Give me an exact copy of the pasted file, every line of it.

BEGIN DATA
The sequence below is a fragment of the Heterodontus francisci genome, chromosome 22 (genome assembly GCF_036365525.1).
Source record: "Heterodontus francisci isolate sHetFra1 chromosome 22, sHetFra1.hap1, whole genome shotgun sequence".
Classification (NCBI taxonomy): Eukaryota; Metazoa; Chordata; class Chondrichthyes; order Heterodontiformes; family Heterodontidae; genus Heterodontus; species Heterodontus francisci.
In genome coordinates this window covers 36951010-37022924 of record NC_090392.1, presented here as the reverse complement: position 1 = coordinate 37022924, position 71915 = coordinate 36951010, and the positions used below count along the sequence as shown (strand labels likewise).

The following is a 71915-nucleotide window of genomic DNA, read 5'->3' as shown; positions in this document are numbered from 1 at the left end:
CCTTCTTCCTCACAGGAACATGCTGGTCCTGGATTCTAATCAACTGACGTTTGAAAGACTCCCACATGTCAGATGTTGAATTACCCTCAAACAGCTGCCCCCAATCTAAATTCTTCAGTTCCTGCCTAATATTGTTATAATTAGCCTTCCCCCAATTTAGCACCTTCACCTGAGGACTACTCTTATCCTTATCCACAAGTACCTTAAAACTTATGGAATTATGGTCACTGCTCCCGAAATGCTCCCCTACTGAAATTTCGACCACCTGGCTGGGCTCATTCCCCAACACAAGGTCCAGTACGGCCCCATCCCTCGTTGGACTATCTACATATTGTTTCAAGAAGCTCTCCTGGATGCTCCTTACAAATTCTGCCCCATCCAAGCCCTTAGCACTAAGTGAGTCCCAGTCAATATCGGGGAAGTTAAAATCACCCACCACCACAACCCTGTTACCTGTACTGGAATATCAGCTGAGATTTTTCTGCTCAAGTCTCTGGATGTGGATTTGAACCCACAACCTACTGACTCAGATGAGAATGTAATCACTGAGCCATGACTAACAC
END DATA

The sequence below is a fragment of the Heterodontus francisci genome, chromosome 22 (genome assembly GCF_036365525.1).
Source record: "Heterodontus francisci isolate sHetFra1 chromosome 22, sHetFra1.hap1, whole genome shotgun sequence".
Classification (NCBI taxonomy): Eukaryota; Metazoa; Chordata; class Chondrichthyes; order Heterodontiformes; family Heterodontidae; genus Heterodontus; species Heterodontus francisci.
In genome coordinates this window covers 36951010-37022924 of record NC_090392.1, presented here as the reverse complement: position 1 = coordinate 37022924, position 71915 = coordinate 36951010, and the positions used below count along the sequence as shown (strand labels likewise).

The following is a 71915-nucleotide window of genomic DNA, read 5'->3' as shown; positions in this document are numbered from 1 at the left end:
CCTTCTTCCTCACAGGAACATGCTGGTCCTGGATTCTAATCAACTGACGTTTGAAAGACTCCCACATGTCAGATGTTGAATTACCCTCAAACAGCTGCCCCCAATCTAAATTCTTCAGTTCCTGCCTAATATTGTTATAATTAGCCTTCCCCCAATTTAGCACCTTCACCTGAGGACTACTCTTATCCTTATCCACAAGTACCTTAAAACTTATGGAATTATGGTCACTGCTCCCGAAATGCTCCCCTACTGAAATTTCGACCACCTGGCTGGGCTCATTCCCCAACACAAGGTCCAGTACGGCCCCATCCCTCGTTGGACTATCTACATATTGTTTCAAGAAGCTCTCCTGGATGCTCCTTACAAATTCTGCCCCATCCAAGCCCTTAGCACTAAGTGAGTCCCAGTCAATATCGGGGAAGTTAAAATCACCCACCACCACAACCCTGTTACCTGTACTGGAATATCAGCTGAGATTTTTCTGCTCAAGTCTCTGGATGTGGATTTGAACCCACAACCTACTGACTCAGATGAGAATGTAATCACTGAGCCATGACTAACAC